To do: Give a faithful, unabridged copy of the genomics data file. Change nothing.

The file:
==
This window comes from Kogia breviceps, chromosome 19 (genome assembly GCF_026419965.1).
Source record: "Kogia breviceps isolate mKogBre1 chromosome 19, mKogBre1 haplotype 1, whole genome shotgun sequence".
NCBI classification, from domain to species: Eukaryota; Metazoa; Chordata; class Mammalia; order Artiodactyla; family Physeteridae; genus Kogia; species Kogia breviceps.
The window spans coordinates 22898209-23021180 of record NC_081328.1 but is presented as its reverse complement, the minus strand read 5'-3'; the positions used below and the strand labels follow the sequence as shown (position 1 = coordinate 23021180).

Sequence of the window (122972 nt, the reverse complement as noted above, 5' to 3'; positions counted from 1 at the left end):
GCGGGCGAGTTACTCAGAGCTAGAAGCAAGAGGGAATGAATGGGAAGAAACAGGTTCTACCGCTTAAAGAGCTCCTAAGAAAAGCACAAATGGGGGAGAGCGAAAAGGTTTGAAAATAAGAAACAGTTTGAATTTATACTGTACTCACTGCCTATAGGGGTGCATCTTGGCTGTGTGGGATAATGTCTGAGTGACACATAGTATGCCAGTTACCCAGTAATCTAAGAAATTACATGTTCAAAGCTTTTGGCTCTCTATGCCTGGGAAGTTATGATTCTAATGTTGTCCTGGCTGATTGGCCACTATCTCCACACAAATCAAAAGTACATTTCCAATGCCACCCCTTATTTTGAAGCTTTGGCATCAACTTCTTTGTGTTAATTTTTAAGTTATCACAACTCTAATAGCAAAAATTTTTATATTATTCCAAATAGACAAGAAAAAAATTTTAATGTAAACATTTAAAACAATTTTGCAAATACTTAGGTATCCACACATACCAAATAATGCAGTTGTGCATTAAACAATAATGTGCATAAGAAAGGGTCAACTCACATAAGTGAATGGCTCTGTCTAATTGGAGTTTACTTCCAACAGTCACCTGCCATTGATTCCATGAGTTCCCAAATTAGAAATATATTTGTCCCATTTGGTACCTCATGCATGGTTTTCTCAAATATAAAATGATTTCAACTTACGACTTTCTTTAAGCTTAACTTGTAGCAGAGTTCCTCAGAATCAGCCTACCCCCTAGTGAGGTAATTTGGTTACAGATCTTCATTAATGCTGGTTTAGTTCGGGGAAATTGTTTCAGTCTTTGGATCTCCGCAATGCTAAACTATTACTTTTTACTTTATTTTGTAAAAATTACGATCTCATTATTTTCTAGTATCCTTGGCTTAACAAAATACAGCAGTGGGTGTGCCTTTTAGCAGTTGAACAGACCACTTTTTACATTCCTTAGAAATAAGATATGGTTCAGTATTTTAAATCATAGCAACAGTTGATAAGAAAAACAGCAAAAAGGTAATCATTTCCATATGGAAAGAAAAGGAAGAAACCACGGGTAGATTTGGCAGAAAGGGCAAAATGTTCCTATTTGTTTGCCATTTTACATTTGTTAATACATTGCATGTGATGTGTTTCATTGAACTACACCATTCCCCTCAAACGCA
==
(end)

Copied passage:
This window comes from Kogia breviceps, chromosome 19 (genome assembly GCF_026419965.1).
Source record: "Kogia breviceps isolate mKogBre1 chromosome 19, mKogBre1 haplotype 1, whole genome shotgun sequence".
NCBI classification, from domain to species: Eukaryota; Metazoa; Chordata; class Mammalia; order Artiodactyla; family Physeteridae; genus Kogia; species Kogia breviceps.
The window spans coordinates 22898209-23021180 of record NC_081328.1 but is presented as its reverse complement, the minus strand read 5'-3'; the positions used below and the strand labels follow the sequence as shown (position 1 = coordinate 23021180).

Sequence of the window (122972 nt, the reverse complement as noted above, 5' to 3'; positions counted from 1 at the left end):
GCGGGCGAGTTACTCAGAGCTAGAAGCAAGAGGGAATGAATGGGAAGAAACAGGTTCTACCGCTTAAAGAGCTCCTAAGAAAAGCACAAATGGGGGAGAGCGAAAAGGTTTGAAAATAAGAAACAGTTTGAATTTATACTGTACTCACTGCCTATAGGGGTGCATCTTGGCTGTGTGGGATAATGTCTGAGTGACACATAGTATGCCAGTTACCCAGTAATCTAAGAAATTACATGTTCAAAGCTTTTGGCTCTCTATGCCTGGGAAGTTATGATTCTAATGTTGTCCTGGCTGATTGGCCACTATCTCCACACAAATCAAAAGTACATTTCCAATGCCACCCCTTATTTTGAAGCTTTGGCATCAACTTCTTTGTGTTAATTTTTAAGTTATCACAACTCTAATAGCAAAAATTTTTATATTATTCCAAATAGACAAGAAAAAAATTTTAATGTAAACATTTAAAACAATTTTGCAAATACTTAGGTATCCACACATACCAAATAATGCAGTTGTGCATTAAACAATAATGTGCATAAGAAAGGGTCAACTCACATAAGTGAATGGCTCTGTCTAATTGGAGTTTACTTCCAACAGTCACCTGCCATTGATTCCATGAGTTCCCAAATTAGAAATATATTTGTCCCATTTGGTACCTCATGCATGGTTTTCTCAAATATAAAATGATTTCAACTTACGACTTTCTTTAAGCTTAACTTGTAGCAGAGTTCCTCAGAATCAGCCTACCCCCTAGTGAGGTAATTTGGTTACAGATCTTCATTAATGCTGGTTTAGTTCGGGGAAATTGTTTCAGTCTTTGGATCTCCGCAATGCTAAACTATTACTTTTTACTTTATTTTGTAAAAATTACGATCTCATTATTTTCTAGTATCCTTGGCTTAACAAAATACAGCAGTGGGTGTGCCTTTTAGCAGTTGAACAGACCACTTTTTACATTCCTTAGAAATAAGATATGGTTCAGTATTTTAAATCATAGCAACAGTTGATAAGAAAAACAGCAAAAAGGTAATCATTTCCATATGGAAAGAAAAGGAAGAAACCACGGGTAGATTTGGCAGAAAGGGCAAAATGTTCCTATTTGTTTGCCATTTTACATTTGTTAATACATTGCATGTGATGTGTTTCATTGAACTACACCATTCCCCTCAAACGCA